(1) Note that setpgrp(0,0) in perl is equivalent to setpgrp(void) in C, which is the same as setpgid(0,0) in C. I'm not sure why perl chose to name their system calls like that. Thanks to Aaron Davies for pointing out that my article mixed the two meanings.

::nv,li

2009-03-03 »

Avery @ DemoCampGuelph 8 tomorrow

In case you're in the neighbourhood, I'm currently signed up to present EQL=Data at DemoCampGuelph8 in Guelph, Ontario, tomorrow afternoon.

Because of the magical organization structures that create the VariousCamps, just the fact that I'm signed up and got accepted doesn't necessarily that I'll end up presenting. But we can hope.

See you there!

::nv,li

2009-03-05 »

Public service announcement: everyday vs. every day

everyday: An adjective that means something is normal or typical. (Merriam-Webster) For example, "everyday low prices," or "everyday average guy."

every day: A set of days when something might occur, that is, all of them, generally used as an adverb. For example, "We have low prices every day," or "Every day, I'm an average guy."

Hint for using adverbs: you need a verb before you can add to it.

Unfortunately, my dictionary doesn't have "every day" in it because it's just a normal combination of two words. But if you look up "everyday," you will find that things like "low prices everyday" or "people do this everyday" don't work.

See also my hybrid personality/vocabulary quiz.

2009-03-07 »

On brilliant solutions to boring problems

"Linus has a brilliant technical mind, but unlike most brilliant people, he does not have tunnel vision that steers him towards problems that are already framed as "interesting" problems in an existing theoretical framework."

--Someone on news.ycombinator.com

2009-03-10 »

Git's DAG is just a bunch of branches

Eric Sink, a generally smart guy whose postings I've been reading for some time, has recently been working on a series of articles about Git.(1)

Now, I think Eric is awesome. He writes generally good stuff, and he runs a bootstrapped software company, and people seem to like him, and he's a respectable guy. I hope to be as smart and successful as Eric some day.

I also respect that a lot of rather crazy people have noticed that he's being kind of hard on Git in his article series, and have been flaming the crap out of him.(2)

But.

But the last couple of articles have gotten a little... erroneous. First of all, let's acknowledge some things he says that are totally true: most users of version control do like the linear model just fine. The linear model does solve lots of problems. Git's user interface is incredibly obnoxious and confusing.(3) Being able to rewrite revision history and make partial checkins is amazingly dangerous, and fun, and startlingly easy to horrendously misuse. And if you work for a Big Faceless Software Corporation, may God help you if your co-workers get their hands on such tools.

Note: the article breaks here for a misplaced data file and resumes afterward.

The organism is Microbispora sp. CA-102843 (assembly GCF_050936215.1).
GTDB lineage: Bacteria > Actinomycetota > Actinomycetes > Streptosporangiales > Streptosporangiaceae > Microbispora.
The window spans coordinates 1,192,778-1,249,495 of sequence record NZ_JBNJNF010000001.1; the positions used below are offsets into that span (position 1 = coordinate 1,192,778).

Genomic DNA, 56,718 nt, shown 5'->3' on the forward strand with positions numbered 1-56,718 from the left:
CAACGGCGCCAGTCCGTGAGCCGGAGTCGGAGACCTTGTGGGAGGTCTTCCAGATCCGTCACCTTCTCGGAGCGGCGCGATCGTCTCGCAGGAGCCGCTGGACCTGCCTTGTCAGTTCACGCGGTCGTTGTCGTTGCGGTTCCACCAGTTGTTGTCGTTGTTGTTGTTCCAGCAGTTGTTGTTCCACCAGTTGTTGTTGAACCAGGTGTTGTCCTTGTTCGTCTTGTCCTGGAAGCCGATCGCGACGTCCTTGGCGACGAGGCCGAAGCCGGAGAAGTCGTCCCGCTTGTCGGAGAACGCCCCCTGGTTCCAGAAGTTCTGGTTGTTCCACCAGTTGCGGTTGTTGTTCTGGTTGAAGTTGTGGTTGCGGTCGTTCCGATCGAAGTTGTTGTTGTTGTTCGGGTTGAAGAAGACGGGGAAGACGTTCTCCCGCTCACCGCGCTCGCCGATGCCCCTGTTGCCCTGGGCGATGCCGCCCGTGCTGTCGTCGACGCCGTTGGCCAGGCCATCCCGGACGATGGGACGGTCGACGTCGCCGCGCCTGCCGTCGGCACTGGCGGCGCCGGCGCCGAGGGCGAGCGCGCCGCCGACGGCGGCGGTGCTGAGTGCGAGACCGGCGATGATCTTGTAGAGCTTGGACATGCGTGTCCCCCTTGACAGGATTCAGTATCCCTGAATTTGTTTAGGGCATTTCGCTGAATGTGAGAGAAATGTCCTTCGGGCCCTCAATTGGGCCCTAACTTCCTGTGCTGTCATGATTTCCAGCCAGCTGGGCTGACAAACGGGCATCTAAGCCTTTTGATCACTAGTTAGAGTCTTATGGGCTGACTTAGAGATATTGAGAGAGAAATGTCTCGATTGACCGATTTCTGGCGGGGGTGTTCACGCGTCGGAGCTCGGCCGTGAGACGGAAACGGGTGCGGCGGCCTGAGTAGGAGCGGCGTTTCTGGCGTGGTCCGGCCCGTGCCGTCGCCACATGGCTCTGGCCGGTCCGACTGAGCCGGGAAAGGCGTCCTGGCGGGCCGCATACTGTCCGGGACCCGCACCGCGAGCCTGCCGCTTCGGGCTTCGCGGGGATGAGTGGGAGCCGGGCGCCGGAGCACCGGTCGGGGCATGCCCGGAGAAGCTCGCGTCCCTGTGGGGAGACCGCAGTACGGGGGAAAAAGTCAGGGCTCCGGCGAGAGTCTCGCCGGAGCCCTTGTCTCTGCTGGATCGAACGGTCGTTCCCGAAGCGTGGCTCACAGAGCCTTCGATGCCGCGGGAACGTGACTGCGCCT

If you really feel you have to flame Eric, please don't flame him for saying any of those things. Stop for a minute, think about it, and realize he's actually right.

It's just that he's only telling half the story.

Anyway, I might not have bothered about this at all, except for his recent comments about the DAG. He claims that allowing developers to attach new commits anywhere they want in the tree is this terrible, confusing thing that nobody will understand and which can release untold pain and suffering upon the masses.

...but Git's DAG (directed acyclic graph) is just a bunch of branches. I admit it, I've never used SourceGear Vault, but... it has branches, right? Aren't branches just arbitrary points in a tree structure where development went off in two directions? Kind of... a fork? Where your "straight line" development, you know... branched?

The magical thing about Git's DAG is not that it branches and has lots of different leaf nodes. If your version control system does anything right, it can do that. Geez, RCS and CVS can do that just fine. (Ironically, Subversion can't, but I'll claim that it's the crazy one. Its every-branch-is-a-subdirectory model is certainly extremely rare.)

No, what makes the DAG in Git special is the way it joins the branches up again. The only difference between a tree structure and a more general DAG is that DAGs can join back up again. That's all. Before DVCSes came along, you could branch, but merging was a synthetic operation. All you could do was make more and more branches, and then, if you really wanted, find a way to copy the changes you made on one branch into another branch, which we called merging. After that, you could try to ignore the old branch, or even "delete" it (for varying definitions of "delete" depending on your VCS). But once you branched, that branch was its own completely independent set of history... forever.

The only thing special about Git's DAG is that you can join branches back together again. The merging operation is the same, Git just stores the fact that it happened. Merges in Git reduce confusion, because once you've merged, you'll never accidentally re-merge the same changes, and you never have to remember by hand which changes are which.